My secrets for creating and using rubrics

Evaluating in a pandemic. A nightmare. Having kids do virtual projects, and having to grade all of those projects. For me, that means using rubrics to save as much time as possible grading. So I’m going to give you my secrets to creating and using rubrics:

  • Don’t use the shovel when you need the mallet
  • Use your ingredients
  • Get to freezing point

You may think I have lost my marbles, but I assure you I haven’t. I’ll prove it!

Creating and using rubrics

Don’t use the hammer when you need a mallet

It’s common knowledge that teachers have little time, and what time they have, they want to spend mostly with their family, not having to grade at all hours of the day.

That is why we need the correct tools. You wouldn’t use a shovel for a mallet job. So, for rubrics, using the correct tools can save you loaaaaads of time.

My number one tool is the Google Classroom rubric tool for grading. I use rubrics for as many assignments as I can. It takes some time investment to create them, but when you are ready to grade, you just click some boxes and you are done. Your rubric grade is calculated for you.

Rubrics aren’t a lot of work if you have the right tools.

Another tool I highly HIGLY recommend is CoRubrics. It’s a Google Sheets extension: easy to install, very intuitive to use, and it allows teachers to do coevaluation as well as autoevaluation of the students. And its integration with Google Classroom is great!

I started using it by getting on Youtube, and doing a couple of searches, and getting right on it.

Use your ingredients

Well… Not really. This tip translates to… create a rubric from experience. And this is what takes the most amount of time. You need to learn from your experience and you will modify your rubrics with time.

An example, my students, they will use any means possible not to use their time in class, so they are close to the wire. All. The. Time.

So… I decided to evaluate the use of the time in class. I decided that this was what I will call… The…USE YOUR INGREDIENTS. You would not ask for more time or different ingredients in a cooking show. So, use your time wisely.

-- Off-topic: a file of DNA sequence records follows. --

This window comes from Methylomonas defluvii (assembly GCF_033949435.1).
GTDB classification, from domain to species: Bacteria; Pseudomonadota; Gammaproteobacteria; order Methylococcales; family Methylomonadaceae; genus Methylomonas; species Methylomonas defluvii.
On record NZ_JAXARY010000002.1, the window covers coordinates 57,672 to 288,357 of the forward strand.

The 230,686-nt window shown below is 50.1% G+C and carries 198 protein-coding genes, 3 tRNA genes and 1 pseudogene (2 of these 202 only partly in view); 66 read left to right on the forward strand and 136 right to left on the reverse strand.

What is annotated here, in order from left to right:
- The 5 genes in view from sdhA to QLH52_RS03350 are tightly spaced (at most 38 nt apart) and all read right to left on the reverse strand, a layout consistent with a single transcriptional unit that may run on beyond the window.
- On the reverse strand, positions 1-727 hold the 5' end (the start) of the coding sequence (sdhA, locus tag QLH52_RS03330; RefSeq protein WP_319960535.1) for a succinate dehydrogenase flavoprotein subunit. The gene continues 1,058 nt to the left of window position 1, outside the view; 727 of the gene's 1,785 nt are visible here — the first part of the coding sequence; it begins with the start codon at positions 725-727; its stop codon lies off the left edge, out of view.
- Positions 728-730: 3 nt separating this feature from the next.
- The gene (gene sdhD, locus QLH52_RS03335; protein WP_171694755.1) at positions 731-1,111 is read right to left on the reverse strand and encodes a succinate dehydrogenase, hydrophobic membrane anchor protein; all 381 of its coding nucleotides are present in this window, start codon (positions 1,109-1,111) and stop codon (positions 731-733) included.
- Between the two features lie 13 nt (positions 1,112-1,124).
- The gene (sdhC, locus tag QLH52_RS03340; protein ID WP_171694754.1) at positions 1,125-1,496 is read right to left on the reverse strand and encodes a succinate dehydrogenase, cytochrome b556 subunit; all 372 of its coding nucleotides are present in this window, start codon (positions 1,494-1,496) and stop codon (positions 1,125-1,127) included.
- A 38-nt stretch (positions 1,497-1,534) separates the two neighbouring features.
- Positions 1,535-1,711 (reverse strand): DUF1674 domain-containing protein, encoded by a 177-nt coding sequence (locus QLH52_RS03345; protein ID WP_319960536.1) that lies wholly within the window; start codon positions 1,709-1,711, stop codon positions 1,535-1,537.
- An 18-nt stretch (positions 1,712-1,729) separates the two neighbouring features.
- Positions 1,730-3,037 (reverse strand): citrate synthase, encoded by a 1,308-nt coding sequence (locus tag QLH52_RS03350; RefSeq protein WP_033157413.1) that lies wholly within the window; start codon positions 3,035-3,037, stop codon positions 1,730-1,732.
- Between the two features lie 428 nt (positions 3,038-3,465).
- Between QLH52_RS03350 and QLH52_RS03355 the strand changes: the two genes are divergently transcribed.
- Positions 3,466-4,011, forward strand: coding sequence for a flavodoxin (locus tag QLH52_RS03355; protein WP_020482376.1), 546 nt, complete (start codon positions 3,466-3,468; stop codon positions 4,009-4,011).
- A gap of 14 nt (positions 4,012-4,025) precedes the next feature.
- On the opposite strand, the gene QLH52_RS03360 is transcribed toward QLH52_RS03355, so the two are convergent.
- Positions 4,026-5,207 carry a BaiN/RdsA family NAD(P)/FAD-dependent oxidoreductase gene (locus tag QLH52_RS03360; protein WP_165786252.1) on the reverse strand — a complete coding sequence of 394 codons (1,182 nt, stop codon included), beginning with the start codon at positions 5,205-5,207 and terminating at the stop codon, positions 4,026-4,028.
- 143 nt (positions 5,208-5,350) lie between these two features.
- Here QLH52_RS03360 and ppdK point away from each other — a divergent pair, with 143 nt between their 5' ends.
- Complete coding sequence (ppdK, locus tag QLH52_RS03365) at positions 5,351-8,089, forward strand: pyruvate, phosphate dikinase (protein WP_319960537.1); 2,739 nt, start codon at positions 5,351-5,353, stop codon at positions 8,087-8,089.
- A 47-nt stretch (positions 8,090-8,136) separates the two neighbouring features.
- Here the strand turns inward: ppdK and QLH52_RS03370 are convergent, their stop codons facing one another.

I also learned the hard way that the rubrics need to cover every single thing your students need to do. All of them. Otherwise, they might find a loophole and not do a good job.

Get to freezing point

Now, I don’t know about you, but when I look for rubrics, it usually looks like they are made for elementary school. There’s not enough detail, and there is no option to give a zero on a part of an assignment.

Some rubrics have the minimum mark of a 4 for most items. And that may be okay for some students, but mine… They basically exploit the fact that the rubric has no zero.  So I added it. And that is my freezing point.

I also refer to my freezing point as my no-no. I mean, sometimes you need to give a zero on one part of the assignment, if they didnt complete an item, they should get a zero.

Bonus tip for using rubrics: create and use them all the time!

If you use Google Classroom, I don’t know how you are not using rubrics to grade all the things. Here’s some things I grade with rubrics:

  • Notebooks
  • Projects
  • Use of english in class (my students are english language learners, so using english in class is important)
  • Lab attitude
  • Scientific diagrams and drawings
  • Group work, especially the attitude towards group work
  • I even use it for my bell ringers! (to get a sample of my bell ringers for computer science, join the mailing list above and you will get access to the downloads center).

Is there any other tip that you would like to share? Get them down in the comments!

If you decide you want to try any part of the post, please leave a comment with feedback or share the results on instagram, mentioning me.

And make sure you go to the blog to check out the rest of the most recent ideas, you have some posts to check out below!

Continue to make STEM proud!

Firma